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access_time October 26, 2014 at 7:24 AM in Features by Robert Craciun

Far Cry 4 Analysis | Best & Worst

It’s just one month before the release of Far Cry 4, and the internet is filled with news and gameplay trailers, showcasing a large part of the game’s upcoming features. The third title in the series was a tremendous success, with a rich open world and a great sense of freedom of movement, but will Far Cry 4 rise above it’s predecessor? No one will know prior to its official release, but one may analyze its known features and judge them based on the prior experiences.

The first great thing that comes to everyone’s minds is the game’s world. The action takes place in Kyrat, a region in the Himalayas. Yes, it is a rich and beautiful landscape, just as the tropical world in Far Cry 3. But what makes Kyrat unique is the variety of wild, colorful foliage, along with its corresponding fauna. While in the tropics you had islands, forests and beaches, here you have snowy mountain peaks, lush terrains, rocky edges, rolling valleys and deep forests, filled with all kind of hungry predators. The wilderness is on a whole new level, which means that players will spend a lot of time wandering and exploring, just for the sake of it. I can’t wait to explore all the game’s regions and ruins and learn their secrets.

The game’s arsenal of weapons is also impressive, continuing the franchise’s iconic variety of guns and crazy killing instruments, starring harpoons and crossbows along with more noisy and explosive tools. This huge amount of unique weapons was always one of the best features of Far Cry games and it’s good to see that it finds itself in a constant evolution. This means that having to face so many types of enemies and dangers that lurk in every corner of the game’s gorgeous world will be extremely fun and dynamic, creating lots of ways to deal with every situation.

Game replayability will also be higher than ever. Far Cry 4 will feature two narrative paths, having two different ideologies the player may follow while going through the story. You fill the shoes of Ajay Ghale, a Kyrat native who’s come back to scatter his mother’s ashes. But soon, you find yourself caught in the game’s conflict and take the side of a group called The Golden Path, whose sole purpose is to fight Pagan Min’s dictatorship. But the insurgent group has two leaders with two very different visions and ideologies, and it’s up to you to side with one of them, thus deviating the game’s storyline. This, along with the numerous side-missions you can take, adds to the game’s ridiculous size and scope which means that Far Cry 4 will suck a lot more hours that its predecessor.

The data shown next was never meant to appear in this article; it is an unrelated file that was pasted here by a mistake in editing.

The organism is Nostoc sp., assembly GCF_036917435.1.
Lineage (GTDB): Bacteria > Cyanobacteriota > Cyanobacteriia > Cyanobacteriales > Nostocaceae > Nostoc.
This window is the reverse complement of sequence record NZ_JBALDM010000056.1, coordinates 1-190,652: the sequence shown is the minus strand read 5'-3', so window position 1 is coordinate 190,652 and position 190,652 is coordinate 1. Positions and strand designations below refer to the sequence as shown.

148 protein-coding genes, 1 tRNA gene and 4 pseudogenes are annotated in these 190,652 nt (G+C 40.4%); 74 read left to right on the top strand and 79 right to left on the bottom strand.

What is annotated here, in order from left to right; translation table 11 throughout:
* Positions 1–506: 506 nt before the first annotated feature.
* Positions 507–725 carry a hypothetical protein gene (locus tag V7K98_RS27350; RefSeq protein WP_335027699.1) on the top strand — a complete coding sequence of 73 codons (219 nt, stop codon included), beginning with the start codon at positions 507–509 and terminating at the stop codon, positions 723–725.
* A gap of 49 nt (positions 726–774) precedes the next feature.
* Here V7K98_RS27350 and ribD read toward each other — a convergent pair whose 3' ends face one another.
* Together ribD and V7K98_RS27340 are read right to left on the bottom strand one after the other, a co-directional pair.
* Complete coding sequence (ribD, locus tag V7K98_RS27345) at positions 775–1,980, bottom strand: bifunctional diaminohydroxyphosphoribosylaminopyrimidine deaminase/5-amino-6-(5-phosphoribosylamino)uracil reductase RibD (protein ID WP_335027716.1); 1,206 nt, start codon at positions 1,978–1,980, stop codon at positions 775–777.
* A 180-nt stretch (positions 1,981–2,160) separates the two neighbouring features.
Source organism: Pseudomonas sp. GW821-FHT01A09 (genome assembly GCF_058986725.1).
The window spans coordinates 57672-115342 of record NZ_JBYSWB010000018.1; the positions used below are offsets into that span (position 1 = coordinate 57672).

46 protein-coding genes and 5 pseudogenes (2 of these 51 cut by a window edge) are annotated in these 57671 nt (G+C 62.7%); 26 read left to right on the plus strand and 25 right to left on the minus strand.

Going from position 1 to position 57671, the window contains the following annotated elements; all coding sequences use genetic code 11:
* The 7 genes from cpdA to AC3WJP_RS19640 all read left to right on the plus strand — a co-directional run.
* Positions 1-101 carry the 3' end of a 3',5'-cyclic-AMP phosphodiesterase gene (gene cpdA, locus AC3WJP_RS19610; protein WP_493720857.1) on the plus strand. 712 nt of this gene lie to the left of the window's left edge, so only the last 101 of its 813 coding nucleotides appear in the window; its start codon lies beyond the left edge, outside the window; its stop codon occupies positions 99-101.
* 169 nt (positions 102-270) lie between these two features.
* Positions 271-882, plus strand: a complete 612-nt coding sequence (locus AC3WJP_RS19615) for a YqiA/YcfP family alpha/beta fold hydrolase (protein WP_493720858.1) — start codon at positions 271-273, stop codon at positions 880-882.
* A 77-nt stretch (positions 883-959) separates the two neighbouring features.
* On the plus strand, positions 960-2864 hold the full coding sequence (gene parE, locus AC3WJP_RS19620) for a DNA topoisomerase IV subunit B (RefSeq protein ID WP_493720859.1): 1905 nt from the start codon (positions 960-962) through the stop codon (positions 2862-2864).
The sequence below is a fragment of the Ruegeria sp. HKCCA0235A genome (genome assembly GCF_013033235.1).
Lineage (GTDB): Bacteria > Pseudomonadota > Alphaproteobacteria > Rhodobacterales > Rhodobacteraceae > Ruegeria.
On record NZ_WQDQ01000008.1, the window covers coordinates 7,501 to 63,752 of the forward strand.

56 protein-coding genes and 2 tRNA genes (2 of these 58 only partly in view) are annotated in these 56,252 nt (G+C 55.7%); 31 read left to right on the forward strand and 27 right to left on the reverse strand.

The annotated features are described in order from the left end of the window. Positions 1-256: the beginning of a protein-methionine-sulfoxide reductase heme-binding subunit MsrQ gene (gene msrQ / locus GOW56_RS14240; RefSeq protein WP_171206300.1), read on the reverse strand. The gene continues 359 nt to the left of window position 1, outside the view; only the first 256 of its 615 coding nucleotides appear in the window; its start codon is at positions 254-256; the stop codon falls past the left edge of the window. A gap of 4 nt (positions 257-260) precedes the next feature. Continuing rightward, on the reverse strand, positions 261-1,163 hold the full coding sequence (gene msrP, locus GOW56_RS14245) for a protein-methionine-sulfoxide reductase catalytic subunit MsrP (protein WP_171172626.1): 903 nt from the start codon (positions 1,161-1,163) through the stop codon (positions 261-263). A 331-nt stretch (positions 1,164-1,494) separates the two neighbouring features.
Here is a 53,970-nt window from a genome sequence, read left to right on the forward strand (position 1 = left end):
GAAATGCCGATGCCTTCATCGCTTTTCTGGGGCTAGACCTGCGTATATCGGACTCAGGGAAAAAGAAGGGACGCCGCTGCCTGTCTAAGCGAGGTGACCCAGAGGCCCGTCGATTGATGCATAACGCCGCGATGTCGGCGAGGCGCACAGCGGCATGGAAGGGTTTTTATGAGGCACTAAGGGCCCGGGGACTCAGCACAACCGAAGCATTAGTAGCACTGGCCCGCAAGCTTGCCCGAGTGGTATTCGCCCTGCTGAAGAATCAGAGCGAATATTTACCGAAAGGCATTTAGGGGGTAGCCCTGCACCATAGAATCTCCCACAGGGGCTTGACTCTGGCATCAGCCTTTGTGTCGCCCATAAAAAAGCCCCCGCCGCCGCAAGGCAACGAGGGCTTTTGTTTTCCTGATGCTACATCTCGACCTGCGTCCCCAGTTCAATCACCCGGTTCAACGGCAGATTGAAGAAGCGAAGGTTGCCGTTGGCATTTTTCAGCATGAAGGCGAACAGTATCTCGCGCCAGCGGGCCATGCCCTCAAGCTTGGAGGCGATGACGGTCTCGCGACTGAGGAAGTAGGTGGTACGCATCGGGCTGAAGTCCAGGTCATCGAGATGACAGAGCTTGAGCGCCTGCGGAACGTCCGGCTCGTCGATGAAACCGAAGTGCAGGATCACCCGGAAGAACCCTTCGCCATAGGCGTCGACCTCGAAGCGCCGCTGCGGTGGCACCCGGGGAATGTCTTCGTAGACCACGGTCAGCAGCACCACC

While it’s still too early to talk about bad features, some of them are already noticeable. Being a game developed by Ubisoft, players may find some familiar and monotonous mechanics that weren’t received all that well in the past (this, however, depends on each player’s preferences). You still unlock locations and quests by hacking radar towers, a feature that haven’t been changed since… well, since the first Assassin’s Creed. This may create a feeling of boring routine.

Enemy outposts are still present and you have to capture them in order to open fast-travel options and weapon caches. While it provides with plenty of reasons to kill and make use of the game’s amazing arsenal of weapons, this may also evoke a sense of familiarity and mundane obstacles which you stumble upon and have to beat them, even if you may not want to.

While these feature aren’t all that bad, and certainly not to be called “worst”, personally I would prefer an approach a la Tomb Raider, without static enemy outposts and having to climb radio towers in order to advance through the game. But we’ll see if Ubisoft made them more appealing, challenging or rewarding.

Ubisoft may seem to have played this safe, sticking to the same lucrative ways, rather than bring too much innovation to the table, but as long as the final product delivers the same fun experience, but more evolved and built upon, they don’t need to reinvent the wheel. Far Cry 4 may seem to tick all the right boxes, and that should be enough for players to adore it.

We’ll find out when the game launches on November 21st, on PC, PS3, Xbox360, PS4 and Xbox One.


  • Justin November 4, 2014 at 7:45 PM

    I love unlocking areas by climbing radio towers, etc, in games. AKA Tomb Raider, Assassin’s Creed, Far Cry… Especially if its a challenging puzzle or something.

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